the avocados allows our bodies to absorb up to seven times more lycopene
than it normally would. So the next time you are mixing up some guacamole make sure to add in
some tomatoes. However, if avocados do not top your list of favorite
foods, then drizzle some olive oil (also rich in monounsaturated fat)
over your tomatoes.
Peanut Butter + Milk
We just saw how "good" fats help increase lycopene absorption; but did
you know that certain vitamins - the fat soluble ones - A,D, and E - are also absorbed better when eaten with a
fat? Naturally Vitamin D comes only from the sun (hence its nickname
the "sunshine vitamin"); however, certain products, namely milk and
yogurt, are fortified with this vitamin. Therefore, drinking milk while
snacking on a heart-healthy monounsaturated fat such as peanut butter
allows our bodies absorb the maximum amount of this bone-building
This trick also applies to the other two fat-soluble vitamins A and E.
Most vegetables, such as carrots, broccoli, sweat potatoes, bell peppers
and peas are all loaded with these two vitamins. So the next time you
make a salad skip the fat-free or low-fat salad dressing, and opt to
dress your veggies in olive oil- one of the highest sources of this
Green Tea + Lemon
Green tea is one of those miracle foods– it boosts metabolism, reduces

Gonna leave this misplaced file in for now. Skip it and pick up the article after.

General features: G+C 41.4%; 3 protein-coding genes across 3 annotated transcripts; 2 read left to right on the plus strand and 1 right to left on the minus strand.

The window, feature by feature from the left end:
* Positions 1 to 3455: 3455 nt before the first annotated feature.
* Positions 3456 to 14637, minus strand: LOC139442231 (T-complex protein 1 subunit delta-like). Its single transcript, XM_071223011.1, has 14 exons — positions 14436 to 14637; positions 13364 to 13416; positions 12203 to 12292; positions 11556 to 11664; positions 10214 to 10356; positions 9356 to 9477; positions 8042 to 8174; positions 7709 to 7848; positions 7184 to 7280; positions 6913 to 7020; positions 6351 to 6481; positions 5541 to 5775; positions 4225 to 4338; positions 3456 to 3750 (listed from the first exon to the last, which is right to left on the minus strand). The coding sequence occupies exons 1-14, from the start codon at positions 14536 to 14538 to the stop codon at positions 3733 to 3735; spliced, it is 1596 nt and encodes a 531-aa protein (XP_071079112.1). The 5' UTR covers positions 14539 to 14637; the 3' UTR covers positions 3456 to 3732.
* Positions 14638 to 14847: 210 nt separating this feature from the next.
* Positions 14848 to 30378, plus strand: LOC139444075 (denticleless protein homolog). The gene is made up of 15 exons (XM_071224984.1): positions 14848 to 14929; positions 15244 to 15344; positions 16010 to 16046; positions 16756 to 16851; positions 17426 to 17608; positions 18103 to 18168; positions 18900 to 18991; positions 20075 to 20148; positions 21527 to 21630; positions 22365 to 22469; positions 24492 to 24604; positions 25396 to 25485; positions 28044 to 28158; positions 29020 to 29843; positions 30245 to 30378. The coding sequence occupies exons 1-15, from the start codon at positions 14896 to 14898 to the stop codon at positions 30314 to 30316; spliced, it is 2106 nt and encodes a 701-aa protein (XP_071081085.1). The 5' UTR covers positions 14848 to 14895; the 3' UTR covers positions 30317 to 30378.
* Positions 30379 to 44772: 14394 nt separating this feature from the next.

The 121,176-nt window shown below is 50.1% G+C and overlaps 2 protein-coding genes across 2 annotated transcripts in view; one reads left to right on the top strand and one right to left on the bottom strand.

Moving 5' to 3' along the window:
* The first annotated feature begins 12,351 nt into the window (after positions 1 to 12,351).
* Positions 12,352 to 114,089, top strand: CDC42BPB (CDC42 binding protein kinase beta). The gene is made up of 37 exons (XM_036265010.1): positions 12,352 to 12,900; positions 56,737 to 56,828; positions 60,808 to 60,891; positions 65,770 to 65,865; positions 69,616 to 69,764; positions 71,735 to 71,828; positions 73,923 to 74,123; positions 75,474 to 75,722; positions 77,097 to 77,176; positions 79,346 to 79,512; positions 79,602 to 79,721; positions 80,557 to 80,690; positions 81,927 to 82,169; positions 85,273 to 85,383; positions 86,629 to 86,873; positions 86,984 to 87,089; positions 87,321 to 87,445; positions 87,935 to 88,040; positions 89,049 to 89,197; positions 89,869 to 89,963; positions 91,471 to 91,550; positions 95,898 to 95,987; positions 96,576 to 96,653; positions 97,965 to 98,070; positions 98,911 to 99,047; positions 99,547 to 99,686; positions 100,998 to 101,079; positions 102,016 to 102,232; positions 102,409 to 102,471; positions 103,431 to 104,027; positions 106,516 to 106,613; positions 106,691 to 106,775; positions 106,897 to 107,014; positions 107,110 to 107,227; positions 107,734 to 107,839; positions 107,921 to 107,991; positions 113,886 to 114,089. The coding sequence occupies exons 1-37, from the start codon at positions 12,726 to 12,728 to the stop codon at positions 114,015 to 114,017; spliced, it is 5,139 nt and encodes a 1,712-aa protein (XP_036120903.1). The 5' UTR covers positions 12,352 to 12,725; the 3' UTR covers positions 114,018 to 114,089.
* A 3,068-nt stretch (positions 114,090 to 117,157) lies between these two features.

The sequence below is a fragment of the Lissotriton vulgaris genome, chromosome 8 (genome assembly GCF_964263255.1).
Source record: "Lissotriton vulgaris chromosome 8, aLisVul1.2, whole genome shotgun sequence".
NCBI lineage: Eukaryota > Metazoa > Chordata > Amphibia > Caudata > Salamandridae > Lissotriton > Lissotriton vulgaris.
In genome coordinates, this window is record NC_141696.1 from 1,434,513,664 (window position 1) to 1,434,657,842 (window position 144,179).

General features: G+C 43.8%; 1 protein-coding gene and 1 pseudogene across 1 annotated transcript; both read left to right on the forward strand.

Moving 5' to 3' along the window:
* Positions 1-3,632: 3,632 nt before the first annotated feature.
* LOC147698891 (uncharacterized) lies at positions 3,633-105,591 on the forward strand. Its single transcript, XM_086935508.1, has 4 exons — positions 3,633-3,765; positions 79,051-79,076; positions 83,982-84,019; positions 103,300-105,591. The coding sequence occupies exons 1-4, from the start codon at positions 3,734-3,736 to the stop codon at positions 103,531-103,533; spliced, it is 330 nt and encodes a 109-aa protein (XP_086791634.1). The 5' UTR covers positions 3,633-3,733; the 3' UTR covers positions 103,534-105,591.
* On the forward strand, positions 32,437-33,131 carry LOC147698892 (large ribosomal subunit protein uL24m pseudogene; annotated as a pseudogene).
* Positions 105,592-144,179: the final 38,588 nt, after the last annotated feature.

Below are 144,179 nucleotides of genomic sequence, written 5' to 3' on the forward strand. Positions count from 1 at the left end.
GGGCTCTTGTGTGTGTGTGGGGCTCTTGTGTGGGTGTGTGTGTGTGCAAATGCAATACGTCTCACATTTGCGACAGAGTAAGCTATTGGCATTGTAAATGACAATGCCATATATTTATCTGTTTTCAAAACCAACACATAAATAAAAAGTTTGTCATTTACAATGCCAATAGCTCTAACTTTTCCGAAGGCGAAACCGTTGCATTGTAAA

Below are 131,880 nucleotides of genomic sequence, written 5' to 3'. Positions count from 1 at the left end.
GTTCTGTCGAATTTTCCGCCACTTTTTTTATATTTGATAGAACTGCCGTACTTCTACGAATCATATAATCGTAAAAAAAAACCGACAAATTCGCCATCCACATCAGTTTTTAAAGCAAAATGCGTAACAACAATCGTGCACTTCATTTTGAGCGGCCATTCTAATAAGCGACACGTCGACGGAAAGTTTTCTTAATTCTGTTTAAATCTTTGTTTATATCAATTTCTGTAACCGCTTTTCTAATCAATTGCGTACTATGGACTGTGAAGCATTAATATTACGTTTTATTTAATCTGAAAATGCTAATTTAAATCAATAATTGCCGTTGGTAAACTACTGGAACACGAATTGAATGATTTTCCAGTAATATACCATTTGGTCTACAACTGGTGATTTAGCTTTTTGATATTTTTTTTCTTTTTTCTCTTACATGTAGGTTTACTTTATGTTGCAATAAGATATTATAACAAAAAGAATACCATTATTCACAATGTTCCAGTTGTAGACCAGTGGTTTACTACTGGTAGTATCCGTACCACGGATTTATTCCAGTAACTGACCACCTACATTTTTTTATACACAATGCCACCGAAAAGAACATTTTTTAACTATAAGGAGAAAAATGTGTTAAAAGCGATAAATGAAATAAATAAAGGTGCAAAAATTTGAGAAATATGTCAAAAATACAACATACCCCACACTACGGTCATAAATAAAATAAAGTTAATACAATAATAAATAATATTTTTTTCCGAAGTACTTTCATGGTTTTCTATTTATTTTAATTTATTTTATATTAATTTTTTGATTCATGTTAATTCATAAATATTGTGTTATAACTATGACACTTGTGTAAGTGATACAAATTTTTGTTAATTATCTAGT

the risk of cancer, cardiovascular diseases and rheumatoid arthritis as
well as helps with high cholesterol and infections. But what makes this
tea so powerful? Green tea is loaded with catechin polyphenols, which in
turn contain the anti-oxidant: EGCG (epigallocatechin gallate). It is
this anti-oxidant that gives green tea its "super hero" abilities. When
green tea is drunk with lemon, its benefits become super-charged as the
citric acid and Vitamin C allow our bodies to absorb up to 13 times the
EGCG than we would get from drinking the tea on its own.
Other super combos for breakfast, lunch and dinner:
Freshly Squeezed OJ + Old Fashioned oatmeal: The combination
of these two morning staple item is truly a breakfast for champions.
Consuming the two foods together has been proven to reduce the risk of
heart attack twice as much as if you were to consumer either food on its
own. Why? The organic compound - phenols - found in both foods, work
together to stabilize (the "bad") LDL cholesterol levels when consumed
Peanut Butter + Whole Wheat Toast:
Whole wheat bread, while extremely healthy lacks certain amino acids
(needed to synthesize protein in our bodies). Peanuts on the other hand
contains those missing amino acids. So chow down on this classic school
yard lunch to give your body the complete amino acid package.
Red Meat + Rosemary:
Red meat has gotten a bad rep in the last decade or so; however, lean
red meat is actually really important for us, as it is loaded with
protein and iron. Unfortunately, grilling meat over an open flame or
cooking it at high temperatures produces nasty cancer-causing
heterocyclic amines (HCAs). Luckily though, the herb rosemary contains
rosmarinic acid and carnosic acid – two anti-oxidants which have been
shown to dramatically reduce the amount the carcinogens in the meat. So
before you fire you the grill, make sure to have some fresh rosemary on